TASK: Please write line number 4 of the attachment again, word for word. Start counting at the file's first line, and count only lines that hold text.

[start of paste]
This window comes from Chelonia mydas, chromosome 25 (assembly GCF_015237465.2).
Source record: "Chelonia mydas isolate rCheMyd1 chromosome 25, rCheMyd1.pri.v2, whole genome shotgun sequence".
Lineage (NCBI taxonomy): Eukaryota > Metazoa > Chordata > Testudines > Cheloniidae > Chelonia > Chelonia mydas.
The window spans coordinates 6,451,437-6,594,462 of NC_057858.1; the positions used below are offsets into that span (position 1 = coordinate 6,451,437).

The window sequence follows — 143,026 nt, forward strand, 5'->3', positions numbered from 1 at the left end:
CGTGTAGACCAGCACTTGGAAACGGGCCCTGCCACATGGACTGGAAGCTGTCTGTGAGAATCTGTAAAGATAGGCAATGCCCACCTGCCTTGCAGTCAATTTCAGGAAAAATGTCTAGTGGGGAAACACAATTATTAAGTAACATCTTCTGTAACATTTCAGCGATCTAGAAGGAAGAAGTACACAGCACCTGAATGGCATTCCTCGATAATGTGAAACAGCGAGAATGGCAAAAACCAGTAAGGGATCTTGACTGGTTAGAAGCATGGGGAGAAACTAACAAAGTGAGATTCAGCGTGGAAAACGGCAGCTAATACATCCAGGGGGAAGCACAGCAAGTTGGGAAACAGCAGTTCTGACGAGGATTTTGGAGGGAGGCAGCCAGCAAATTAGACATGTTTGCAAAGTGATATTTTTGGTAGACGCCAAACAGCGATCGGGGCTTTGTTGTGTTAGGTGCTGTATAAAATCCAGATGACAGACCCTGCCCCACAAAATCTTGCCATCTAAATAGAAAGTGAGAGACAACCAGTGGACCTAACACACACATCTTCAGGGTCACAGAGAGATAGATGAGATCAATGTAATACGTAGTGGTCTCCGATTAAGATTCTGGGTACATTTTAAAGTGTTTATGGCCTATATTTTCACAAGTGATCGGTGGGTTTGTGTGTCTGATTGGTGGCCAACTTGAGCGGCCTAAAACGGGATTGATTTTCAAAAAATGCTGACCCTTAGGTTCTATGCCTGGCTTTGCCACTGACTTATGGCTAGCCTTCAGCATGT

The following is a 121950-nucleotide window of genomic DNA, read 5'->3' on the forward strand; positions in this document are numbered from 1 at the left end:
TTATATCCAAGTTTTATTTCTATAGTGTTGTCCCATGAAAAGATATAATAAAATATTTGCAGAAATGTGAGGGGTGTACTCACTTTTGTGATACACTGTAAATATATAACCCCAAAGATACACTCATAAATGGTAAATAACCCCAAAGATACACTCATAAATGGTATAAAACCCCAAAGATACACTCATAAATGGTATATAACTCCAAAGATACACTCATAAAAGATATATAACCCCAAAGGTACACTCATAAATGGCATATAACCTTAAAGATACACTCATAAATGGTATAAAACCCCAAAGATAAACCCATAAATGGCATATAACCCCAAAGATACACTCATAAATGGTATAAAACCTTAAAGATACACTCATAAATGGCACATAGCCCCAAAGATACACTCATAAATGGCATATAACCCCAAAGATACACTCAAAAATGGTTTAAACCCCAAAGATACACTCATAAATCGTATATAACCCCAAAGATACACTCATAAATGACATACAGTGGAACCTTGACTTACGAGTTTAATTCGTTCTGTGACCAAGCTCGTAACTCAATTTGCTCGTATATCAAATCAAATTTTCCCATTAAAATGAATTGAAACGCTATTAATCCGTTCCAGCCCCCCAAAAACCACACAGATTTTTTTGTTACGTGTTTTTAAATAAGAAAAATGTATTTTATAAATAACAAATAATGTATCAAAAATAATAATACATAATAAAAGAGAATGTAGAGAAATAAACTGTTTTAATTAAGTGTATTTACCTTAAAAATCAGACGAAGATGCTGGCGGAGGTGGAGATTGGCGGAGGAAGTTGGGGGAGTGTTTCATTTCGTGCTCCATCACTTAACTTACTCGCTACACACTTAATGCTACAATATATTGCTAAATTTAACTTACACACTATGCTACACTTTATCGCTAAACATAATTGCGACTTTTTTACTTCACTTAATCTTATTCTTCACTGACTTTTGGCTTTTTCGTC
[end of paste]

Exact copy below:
The window spans coordinates 6,451,437-6,594,462 of NC_057858.1; the positions used below are offsets into that span (position 1 = coordinate 6,451,437).